The National Association of Manufacturers says confidence among U.S. manufacturers is at an all-time high.
In the latest NAM Manufacturers’ Outlook Survey, which was released in conjunction with a listening session at the White House with President Donald Trump, 93.3 percent of manufacturers were somewhat or very positive about their own company’s outlook.
That’s up from 56.6 percent a year ago and 77.8 percent in December and represents a new all-time high in the survey’s 20-year history.
As a result, the NAM Manufacturers’ Outlook Index also soared to a new high, up from 53.3 in December to 63.7 in the first-quarter report, which was released Friday.
It was the second straight quarter in which the outlook exceeded the historical average, which would equate to 50 in the index, and there were strong gains in confidence for companies of all sizes.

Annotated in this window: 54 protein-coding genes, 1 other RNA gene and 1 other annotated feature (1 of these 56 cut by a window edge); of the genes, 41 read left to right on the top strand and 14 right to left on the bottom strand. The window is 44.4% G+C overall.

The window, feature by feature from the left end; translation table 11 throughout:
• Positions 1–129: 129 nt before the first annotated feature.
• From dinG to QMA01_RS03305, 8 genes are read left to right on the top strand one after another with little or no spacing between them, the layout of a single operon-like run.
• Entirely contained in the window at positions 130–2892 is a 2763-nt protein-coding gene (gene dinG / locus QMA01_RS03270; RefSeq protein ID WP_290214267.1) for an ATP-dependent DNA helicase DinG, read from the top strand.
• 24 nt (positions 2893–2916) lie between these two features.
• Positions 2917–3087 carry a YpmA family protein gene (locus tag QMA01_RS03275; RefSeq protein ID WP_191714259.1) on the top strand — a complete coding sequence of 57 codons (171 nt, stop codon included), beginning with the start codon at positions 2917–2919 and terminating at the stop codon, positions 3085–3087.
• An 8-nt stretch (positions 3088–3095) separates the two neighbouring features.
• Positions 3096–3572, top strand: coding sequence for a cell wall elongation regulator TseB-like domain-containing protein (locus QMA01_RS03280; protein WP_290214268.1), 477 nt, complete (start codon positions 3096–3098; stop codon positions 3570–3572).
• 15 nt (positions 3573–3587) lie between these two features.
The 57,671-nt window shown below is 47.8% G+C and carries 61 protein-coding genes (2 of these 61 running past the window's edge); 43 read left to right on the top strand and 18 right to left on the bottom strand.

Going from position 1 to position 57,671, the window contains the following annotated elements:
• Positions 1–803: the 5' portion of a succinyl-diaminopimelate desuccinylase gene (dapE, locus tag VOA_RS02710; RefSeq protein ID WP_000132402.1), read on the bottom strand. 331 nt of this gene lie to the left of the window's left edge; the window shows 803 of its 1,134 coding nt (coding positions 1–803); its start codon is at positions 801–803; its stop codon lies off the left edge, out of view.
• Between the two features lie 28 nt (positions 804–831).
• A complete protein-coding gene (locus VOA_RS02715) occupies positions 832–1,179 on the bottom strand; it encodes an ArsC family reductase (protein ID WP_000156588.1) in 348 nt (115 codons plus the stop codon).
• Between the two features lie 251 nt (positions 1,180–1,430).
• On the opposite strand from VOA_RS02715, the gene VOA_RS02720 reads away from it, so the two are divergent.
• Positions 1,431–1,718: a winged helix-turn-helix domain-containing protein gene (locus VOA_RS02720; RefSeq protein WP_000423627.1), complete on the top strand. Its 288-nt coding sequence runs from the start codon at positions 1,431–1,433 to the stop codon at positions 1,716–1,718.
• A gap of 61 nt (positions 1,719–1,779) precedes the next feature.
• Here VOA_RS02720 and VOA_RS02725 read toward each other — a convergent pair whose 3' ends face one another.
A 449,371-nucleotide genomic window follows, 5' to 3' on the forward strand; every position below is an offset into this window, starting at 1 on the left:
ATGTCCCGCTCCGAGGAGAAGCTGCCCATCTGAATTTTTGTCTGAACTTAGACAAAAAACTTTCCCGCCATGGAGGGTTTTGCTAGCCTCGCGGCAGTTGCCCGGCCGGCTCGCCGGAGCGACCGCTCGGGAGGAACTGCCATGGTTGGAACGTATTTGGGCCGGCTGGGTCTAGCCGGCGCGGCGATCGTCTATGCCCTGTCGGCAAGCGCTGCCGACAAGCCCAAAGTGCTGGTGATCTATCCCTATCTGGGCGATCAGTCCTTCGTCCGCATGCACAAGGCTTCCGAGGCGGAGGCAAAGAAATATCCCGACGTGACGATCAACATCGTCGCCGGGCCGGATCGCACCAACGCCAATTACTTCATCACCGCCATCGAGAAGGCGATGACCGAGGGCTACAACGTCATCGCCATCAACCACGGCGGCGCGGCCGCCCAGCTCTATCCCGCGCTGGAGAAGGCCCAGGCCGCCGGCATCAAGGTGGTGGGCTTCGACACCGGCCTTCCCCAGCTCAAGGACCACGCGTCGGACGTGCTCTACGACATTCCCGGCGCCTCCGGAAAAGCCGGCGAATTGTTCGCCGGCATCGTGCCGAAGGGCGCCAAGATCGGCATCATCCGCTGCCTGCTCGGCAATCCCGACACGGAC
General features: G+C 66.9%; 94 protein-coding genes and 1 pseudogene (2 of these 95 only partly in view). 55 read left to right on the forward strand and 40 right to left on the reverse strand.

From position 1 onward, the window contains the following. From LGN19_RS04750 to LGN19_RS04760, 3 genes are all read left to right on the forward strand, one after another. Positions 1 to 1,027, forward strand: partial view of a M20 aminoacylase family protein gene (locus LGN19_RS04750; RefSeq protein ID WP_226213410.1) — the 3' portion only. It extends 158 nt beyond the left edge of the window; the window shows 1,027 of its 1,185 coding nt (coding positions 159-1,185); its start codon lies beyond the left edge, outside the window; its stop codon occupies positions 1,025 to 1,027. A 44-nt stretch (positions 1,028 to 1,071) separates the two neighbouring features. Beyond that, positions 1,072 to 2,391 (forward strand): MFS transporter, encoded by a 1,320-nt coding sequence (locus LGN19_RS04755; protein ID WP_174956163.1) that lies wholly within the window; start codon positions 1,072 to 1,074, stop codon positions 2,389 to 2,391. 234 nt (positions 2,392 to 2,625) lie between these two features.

Respondents are predicting sales growth of 4.9 percent, on average, during the next 12 months, the fastest pace since the second quarter of 2011 and a healthy rebound from the 0.4 percent gain that was forecast at this time last year.
The production data were similar, with 4.8 percent growth in the coming year, up from 3 percent in the prior survey.
Companies are less cautious about hiring and capital spending than they have been in prior quarters, the NAM reported.
Business leaders in the sector are predicting 2.3 percent and 2.1 percent growth in full-time employment and capital investments, respectively, in this survey. Both figures were negative in the first quarter of 2016.
In terms of top challenges, an unfavorable business climate fell to third place on the list, with rising health insurance costs and the ability to attract and retain a quality workforce ranking just above it as concerns.